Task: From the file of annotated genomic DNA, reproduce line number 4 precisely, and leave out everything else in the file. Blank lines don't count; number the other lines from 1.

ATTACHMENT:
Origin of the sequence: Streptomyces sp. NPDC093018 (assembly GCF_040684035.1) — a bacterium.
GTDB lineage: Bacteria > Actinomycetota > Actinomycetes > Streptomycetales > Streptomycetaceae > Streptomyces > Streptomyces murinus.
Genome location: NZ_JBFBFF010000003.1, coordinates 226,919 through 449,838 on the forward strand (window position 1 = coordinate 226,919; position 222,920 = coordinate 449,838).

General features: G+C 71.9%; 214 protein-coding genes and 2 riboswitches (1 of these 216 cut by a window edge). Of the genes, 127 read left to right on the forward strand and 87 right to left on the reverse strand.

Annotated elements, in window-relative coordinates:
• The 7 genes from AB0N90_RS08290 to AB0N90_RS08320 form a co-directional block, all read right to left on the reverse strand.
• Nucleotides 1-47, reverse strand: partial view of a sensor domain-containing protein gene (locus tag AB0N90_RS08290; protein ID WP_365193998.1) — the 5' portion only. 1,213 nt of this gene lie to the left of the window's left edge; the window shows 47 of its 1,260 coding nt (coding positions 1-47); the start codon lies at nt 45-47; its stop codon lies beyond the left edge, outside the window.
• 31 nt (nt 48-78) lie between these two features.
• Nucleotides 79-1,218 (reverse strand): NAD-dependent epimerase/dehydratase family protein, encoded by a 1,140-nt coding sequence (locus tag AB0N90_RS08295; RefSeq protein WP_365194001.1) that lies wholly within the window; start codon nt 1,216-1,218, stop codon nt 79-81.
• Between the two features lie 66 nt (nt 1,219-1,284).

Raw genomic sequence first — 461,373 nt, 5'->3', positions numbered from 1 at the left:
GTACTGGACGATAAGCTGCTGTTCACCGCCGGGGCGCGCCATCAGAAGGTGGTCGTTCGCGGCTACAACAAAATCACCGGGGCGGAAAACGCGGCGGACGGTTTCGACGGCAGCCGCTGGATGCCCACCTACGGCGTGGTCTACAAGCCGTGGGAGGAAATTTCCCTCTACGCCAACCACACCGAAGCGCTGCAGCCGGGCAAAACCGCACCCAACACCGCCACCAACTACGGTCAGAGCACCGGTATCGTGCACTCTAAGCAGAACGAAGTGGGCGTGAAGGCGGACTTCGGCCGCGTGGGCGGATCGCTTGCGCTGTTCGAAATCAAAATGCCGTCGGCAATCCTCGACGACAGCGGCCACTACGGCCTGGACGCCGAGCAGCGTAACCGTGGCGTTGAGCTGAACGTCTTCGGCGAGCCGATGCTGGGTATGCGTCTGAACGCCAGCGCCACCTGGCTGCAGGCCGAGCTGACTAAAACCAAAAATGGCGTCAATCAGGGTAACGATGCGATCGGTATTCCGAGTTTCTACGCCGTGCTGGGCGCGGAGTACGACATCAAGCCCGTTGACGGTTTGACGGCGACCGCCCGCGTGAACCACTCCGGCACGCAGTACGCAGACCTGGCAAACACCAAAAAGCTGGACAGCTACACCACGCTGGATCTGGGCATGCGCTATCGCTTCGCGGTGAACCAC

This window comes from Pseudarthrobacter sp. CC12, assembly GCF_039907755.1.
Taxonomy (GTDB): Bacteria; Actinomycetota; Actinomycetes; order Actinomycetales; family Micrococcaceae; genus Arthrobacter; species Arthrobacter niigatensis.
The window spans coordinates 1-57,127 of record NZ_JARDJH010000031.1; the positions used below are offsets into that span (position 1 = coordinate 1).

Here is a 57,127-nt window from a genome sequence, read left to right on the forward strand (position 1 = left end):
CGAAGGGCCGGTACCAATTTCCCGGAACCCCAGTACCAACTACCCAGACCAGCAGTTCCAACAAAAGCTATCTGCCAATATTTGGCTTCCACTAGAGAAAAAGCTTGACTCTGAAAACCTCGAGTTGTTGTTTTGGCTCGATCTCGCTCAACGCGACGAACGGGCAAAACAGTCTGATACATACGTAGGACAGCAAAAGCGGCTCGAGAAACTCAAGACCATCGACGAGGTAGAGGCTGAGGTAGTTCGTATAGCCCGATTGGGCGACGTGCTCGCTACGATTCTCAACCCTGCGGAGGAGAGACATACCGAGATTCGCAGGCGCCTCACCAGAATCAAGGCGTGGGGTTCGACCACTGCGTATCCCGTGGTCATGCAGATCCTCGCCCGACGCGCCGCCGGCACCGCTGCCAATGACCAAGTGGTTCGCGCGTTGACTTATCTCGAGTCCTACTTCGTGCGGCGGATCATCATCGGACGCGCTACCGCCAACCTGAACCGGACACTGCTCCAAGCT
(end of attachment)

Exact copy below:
General features: G+C 71.9%; 214 protein-coding genes and 2 riboswitches (1 of these 216 cut by a window edge). Of the genes, 127 read left to right on the forward strand and 87 right to left on the reverse strand.